The most recognizable casting here has to be Kim Fields as Principal Ogden. As anyone who owned a television set in the 1980's knows, "You take the good, you take the bad, you take them both, and there you have..." a mini "Facts of Life" reunion. One half the Eastland gang are together again as Kim Fields and series regular Nancy McKeon are reunited onscreen. It is a kick to see them together again as adults after having watched them grow up together on television.
So for the case aspect of these episodes, a stellar job all around.
It's the personal storylines that had some problems and came off overall as bit rushed and thrown together. With the hostage situation taking up so much time, I wasn't expecting the Jinny/Hank wedding to receive more time than it did. In fact that wasn't the problem at all. That we have been building towards all season.
It was the neat throwaway tie ups of some of the other characters storylines in the second half that came across as slapdash. It seemed that the writers just simply ran out of time so instead had the characters coming to these random revelations about their own love lives during the middle of the wedding ceremony.
But before geting to that, the first part of the finale gives us two seperate situations. Raina is dealing with her relationship with Johnny and doesn't honestly seem all that into him.
The rest is wedding preperations. Jinny doesn't seem to care much about the wedding as long as it takes place, but her dad is going all out with wedding planners and fancy caterers and the like. These aren't things Jinny wants, but they are things her father wants to give her. Everytime she starts to object, he looks like he's about to cry. She relents and preperations continue, but to analyze it seems her father is trying to make up for things that he wasn't able to give Jinny in the past. This means the world to him.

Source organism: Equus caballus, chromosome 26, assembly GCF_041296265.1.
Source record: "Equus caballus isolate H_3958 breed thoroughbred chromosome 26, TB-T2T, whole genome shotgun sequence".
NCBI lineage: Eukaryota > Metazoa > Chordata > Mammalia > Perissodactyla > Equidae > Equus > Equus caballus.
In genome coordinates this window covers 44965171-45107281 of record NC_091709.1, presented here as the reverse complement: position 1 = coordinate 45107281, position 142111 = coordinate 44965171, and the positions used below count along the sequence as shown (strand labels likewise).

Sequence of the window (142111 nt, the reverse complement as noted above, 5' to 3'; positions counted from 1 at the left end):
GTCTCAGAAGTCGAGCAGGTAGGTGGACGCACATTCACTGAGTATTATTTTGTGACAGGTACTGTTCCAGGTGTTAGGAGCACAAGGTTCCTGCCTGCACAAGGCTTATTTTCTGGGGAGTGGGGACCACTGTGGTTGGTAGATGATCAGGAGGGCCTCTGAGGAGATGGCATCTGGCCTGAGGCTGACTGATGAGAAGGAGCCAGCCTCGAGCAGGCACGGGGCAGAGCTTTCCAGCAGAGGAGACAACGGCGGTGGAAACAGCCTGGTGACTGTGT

So in regards to Jinny/Hank, the last ten minutes or so devoted to their wedding is pretty decent. We see them walk down the aisle with baby, recite poems to each other at the altar and dance at the reception. This makes sense as it gives us a logical conclusion to their season long storyline.
However, during the wedding Louis suddenly decides that he was wrong to ask Kate to choose between him and the job(a storyline that hasn't been touched since the previous season), Magda and Gabe decide to renew their vows and Raina comes in late after breaking it off with Johnny. It's not that these are bad things, but it all comes out of nowhere in that there are no scenes leading up to these revelations--and they are touched on so briefly in a few throwaway lines that it seems, in a word, forced.
Usually the human interaction on this show, especially in the personal realm, seems so natural. Personal storylines flow evenly over the course of a season so it's a bit jarring to see them all resolved so quickly with little background. It almost feels as if we were robbed as we don't get to see Raina confront Johnny nor Louis gradually realize that he still wants to be with Kate despite the job. Then there is poor Nate who gets robbed of a conclusion to his storyline altogether.
The reasoning for these quick resolutions probably has more to do with the fact that the writers were trying to tie up loose ends because either they knew this was the end or they weren't sure if they were going to be picked up for another season.
The last simple toast from Jinny "to the future" as she stands before her family and co-workers seems to work as a season ending, but it also works a series ending.
But despite the complaints, it is a nice way to go out. Rarely do we ever get to see the entire gang (Kate, Magda, Jinny, Nate, Raina and Stacey) together away from the police station, having fun and just being genuinely happy. How often are all these people happy at once, and here they are postively glowing.
So as Jinny says, "To the future".